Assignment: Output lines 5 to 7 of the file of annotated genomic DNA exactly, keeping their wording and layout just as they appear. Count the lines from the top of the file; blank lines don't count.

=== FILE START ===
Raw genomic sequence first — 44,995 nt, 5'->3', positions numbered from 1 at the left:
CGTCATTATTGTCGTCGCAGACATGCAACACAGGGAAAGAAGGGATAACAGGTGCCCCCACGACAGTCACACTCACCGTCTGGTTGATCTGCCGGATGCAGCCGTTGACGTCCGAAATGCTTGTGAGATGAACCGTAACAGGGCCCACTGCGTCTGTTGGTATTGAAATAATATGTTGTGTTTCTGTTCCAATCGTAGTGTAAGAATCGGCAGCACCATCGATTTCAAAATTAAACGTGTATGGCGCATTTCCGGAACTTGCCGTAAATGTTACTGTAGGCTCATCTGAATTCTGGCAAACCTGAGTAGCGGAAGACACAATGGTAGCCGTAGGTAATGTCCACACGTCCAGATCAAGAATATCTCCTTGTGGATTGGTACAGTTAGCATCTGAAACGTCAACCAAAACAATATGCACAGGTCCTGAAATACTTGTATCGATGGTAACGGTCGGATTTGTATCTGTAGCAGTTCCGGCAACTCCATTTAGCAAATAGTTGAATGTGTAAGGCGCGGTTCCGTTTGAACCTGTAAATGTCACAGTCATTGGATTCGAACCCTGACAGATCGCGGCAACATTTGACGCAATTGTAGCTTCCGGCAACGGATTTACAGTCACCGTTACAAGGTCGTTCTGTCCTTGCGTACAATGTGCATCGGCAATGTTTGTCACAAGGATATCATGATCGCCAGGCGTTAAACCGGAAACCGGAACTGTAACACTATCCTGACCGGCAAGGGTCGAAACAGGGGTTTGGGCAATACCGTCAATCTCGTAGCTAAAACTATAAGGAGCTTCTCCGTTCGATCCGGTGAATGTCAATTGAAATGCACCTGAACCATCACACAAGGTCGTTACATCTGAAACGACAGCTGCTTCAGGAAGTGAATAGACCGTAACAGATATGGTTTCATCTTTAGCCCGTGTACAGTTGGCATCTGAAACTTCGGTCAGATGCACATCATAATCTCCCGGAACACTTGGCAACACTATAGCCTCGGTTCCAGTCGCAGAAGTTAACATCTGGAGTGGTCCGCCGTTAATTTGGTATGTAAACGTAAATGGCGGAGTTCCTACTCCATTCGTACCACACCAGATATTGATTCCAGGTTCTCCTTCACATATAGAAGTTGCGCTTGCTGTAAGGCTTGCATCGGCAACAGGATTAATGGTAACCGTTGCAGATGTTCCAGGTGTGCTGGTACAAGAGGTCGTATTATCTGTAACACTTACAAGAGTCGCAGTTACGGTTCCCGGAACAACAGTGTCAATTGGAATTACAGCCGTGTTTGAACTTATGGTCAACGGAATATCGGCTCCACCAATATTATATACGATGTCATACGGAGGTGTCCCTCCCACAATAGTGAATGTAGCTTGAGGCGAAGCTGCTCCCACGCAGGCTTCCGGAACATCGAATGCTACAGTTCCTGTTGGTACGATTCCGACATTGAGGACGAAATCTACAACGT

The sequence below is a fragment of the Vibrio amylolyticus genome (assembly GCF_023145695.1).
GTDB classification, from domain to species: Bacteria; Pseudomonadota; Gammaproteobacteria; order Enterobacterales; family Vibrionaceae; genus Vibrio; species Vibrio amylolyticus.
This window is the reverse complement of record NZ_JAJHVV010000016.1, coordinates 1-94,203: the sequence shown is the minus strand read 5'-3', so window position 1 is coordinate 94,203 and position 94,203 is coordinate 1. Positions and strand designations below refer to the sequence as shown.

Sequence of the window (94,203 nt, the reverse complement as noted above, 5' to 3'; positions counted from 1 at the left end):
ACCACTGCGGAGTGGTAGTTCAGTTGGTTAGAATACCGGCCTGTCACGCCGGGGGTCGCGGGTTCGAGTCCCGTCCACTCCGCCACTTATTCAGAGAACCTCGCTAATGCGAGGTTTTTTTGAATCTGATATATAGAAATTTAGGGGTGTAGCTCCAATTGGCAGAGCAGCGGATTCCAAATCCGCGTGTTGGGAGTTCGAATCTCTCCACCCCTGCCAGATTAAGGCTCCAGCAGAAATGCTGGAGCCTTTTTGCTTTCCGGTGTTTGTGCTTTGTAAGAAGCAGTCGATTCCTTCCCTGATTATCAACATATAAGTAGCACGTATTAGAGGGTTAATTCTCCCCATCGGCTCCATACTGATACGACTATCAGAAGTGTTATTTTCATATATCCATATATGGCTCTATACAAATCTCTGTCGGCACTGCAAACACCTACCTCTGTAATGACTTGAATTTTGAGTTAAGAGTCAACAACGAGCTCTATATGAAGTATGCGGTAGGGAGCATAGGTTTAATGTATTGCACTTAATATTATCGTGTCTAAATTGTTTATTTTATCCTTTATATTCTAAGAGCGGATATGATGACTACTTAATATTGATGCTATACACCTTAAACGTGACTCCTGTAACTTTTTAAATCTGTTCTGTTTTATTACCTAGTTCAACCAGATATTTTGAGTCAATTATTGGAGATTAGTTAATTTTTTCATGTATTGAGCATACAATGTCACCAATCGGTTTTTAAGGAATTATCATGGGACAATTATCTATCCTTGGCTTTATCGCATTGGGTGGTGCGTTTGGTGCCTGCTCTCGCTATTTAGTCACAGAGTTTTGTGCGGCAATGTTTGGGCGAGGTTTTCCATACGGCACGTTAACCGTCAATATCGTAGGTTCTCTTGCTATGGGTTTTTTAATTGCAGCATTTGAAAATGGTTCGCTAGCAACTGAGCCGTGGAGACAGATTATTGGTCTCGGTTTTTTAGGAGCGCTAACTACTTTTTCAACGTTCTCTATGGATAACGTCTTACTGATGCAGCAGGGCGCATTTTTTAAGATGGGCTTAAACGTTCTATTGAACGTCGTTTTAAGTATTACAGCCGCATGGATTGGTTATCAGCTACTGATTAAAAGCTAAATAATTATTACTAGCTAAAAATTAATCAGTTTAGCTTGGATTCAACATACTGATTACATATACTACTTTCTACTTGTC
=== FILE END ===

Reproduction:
This window is the reverse complement of record NZ_JAJHVV010000016.1, coordinates 1-94,203: the sequence shown is the minus strand read 5'-3', so window position 1 is coordinate 94,203 and position 94,203 is coordinate 1. Positions and strand designations below refer to the sequence as shown.

Sequence of the window (94,203 nt, the reverse complement as noted above, 5' to 3'; positions counted from 1 at the left end):
ACCACTGCGGAGTGGTAGTTCAGTTGGTTAGAATACCGGCCTGTCACGCCGGGGGTCGCGGGTTCGAGTCCCGTCCACTCCGCCACTTATTCAGAGAACCTCGCTAATGCGAGGTTTTTTTGAATCTGATATATAGAAATTTAGGGGTGTAGCTCCAATTGGCAGAGCAGCGGATTCCAAATCCGCGTGTTGGGAGTTCGAATCTCTCCACCCCTGCCAGATTAAGGCTCCAGCAGAAATGCTGGAGCCTTTTTGCTTTCCGGTGTTTGTGCTTTGTAAGAAGCAGTCGATTCCTTCCCTGATTATCAACATATAAGTAGCACGTATTAGAGGGTTAATTCTCCCCATCGGCTCCATACTGATACGACTATCAGAAGTGTTATTTTCATATATCCATATATGGCTCTATACAAATCTCTGTCGGCACTGCAAACACCTACCTCTGTAATGACTTGAATTTTGAGTTAAGAGTCAACAACGAGCTCTATATGAAGTATGCGGTAGGGAGCATAGGTTTAATGTATTGCACTTAATATTATCGTGTCTAAATTGTTTATTTTATCCTTTATATTCTAAGAGCGGATATGATGACTACTTAATATTGATGCTATACACCTTAAACGTGACTCCTGTAACTTTTTAAATCTGTTCTGTTTTATTACCTAGTTCAACCAGATATTTTGAGTCAATTATTGGAGATTAGTTAATTTTTTCATGTATTGAGCATACAATGTCACCAATCGGTTTTTAAGGAATTATCATGGGACAATTATCTATCCTTGGCTTTATCGCATTGGGTGGTGCGTTTGGTGCCTGCTCTCGCTATTTAGTCACAGAGTTTTGTGCGGCAATGTTTGGGCGAGGTTTTCCATACGGCACGTTAACCGTCAATATCGTAGGTTCTCTTGCTATGGGTTTTTTAATTGCAGCATTTGAAAATGGTTCGCTAGCAACTGAGCCGTGGAGACAGATTATTGGTCTCGGTTTTTTAGGAGCGCTAACTACTTTTTCAACGTTCTCTATGGATAACGTCTTACTGATGCAGCAGGGCGCATTTTTTAAGATGGGCTTAAACGTTCTATTGAACGTCGTTTTAAGTATTACAGCCGCATGGATTGGTTATCAGCTACTGATTAAAAGCTAAATAATTATTACTAGCTAAAAATTAATCAGTTTAGCTTGGATTCAACATACTGATTACATATACTACTTTCTACTTGTC